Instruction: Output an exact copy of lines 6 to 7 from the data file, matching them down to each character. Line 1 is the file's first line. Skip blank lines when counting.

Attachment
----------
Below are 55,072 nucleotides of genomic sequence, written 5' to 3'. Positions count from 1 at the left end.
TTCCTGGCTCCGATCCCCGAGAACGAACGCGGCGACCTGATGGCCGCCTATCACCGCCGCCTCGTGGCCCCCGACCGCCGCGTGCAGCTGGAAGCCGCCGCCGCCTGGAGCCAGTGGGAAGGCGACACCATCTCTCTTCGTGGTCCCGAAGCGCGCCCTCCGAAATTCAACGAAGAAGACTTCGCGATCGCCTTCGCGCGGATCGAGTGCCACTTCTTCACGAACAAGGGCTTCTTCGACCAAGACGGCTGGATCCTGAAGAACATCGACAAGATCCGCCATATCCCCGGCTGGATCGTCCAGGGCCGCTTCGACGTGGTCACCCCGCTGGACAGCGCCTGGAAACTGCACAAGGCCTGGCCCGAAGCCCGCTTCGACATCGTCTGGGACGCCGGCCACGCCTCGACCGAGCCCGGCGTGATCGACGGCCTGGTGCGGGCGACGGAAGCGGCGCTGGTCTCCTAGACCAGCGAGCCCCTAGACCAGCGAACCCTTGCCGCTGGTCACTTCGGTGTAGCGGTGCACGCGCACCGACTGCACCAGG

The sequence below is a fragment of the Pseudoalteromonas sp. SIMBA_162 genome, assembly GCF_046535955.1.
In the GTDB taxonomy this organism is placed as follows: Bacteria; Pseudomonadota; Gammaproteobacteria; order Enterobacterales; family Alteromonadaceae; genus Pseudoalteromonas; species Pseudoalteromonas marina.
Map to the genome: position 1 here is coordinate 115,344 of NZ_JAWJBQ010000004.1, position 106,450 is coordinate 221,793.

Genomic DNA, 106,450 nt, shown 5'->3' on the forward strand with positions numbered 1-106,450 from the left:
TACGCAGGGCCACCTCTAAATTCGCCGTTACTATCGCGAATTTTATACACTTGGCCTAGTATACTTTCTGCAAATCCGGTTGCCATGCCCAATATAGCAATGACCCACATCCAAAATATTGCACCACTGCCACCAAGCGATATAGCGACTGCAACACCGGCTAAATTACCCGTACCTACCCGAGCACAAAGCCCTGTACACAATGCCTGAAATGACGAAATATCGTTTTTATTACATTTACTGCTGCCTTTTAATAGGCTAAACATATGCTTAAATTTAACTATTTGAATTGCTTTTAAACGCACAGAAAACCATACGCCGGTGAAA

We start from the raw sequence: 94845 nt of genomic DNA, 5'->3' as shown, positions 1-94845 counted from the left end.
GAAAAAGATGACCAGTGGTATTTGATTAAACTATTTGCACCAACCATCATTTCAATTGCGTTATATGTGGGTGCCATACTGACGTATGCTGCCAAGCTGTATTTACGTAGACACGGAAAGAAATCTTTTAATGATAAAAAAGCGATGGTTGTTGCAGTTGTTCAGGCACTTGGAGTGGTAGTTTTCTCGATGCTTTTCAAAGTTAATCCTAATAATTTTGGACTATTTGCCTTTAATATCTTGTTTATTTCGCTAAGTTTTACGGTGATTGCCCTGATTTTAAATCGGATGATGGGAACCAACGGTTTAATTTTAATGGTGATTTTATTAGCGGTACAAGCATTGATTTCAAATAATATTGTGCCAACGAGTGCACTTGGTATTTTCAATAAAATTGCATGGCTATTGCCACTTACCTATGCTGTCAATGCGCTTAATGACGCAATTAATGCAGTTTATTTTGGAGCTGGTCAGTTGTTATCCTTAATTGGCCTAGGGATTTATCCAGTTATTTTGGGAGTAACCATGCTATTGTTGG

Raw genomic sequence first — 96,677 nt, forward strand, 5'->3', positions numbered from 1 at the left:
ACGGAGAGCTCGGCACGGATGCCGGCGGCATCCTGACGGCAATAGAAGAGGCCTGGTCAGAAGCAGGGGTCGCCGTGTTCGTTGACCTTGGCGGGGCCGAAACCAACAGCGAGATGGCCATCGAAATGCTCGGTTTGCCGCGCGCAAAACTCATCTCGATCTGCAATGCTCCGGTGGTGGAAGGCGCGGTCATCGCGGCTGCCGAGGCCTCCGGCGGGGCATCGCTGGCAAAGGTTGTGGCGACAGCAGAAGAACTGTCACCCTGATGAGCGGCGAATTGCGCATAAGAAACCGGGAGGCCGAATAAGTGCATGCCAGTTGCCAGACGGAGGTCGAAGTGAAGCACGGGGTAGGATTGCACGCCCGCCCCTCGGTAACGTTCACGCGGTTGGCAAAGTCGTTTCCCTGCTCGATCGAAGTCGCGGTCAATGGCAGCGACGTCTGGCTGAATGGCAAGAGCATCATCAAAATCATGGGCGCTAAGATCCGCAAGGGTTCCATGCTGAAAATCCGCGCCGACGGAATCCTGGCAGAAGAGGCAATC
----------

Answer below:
Genomic DNA, 106,450 nt, shown 5'->3' on the forward strand with positions numbered 1-106,450 from the left:
TACGCAGGGCCACCTCTAAATTCGCCGTTACTATCGCGAATTTTATACACTTGGCCTAGTATACTTTCTGCAAATCCGGTTGCCATGCCCAATATAGCAATGACCCACATCCAAAATATTGCACCACTGCCACCAAGCGATATAGCGACTGCAACACCGGCTAAATTACCCGTACCTACCCGAGCACAAAGCCCTGTACACAATGCCTGAAATGACGAAATATCGTTTTTATTACATTTACTGCTGCCTTTTAATAGGCTAAACATATGCTTAAATTTAACTATTTGAATTGCTTTTAAACGCACAGAAAACCATACGCCGGTGAAA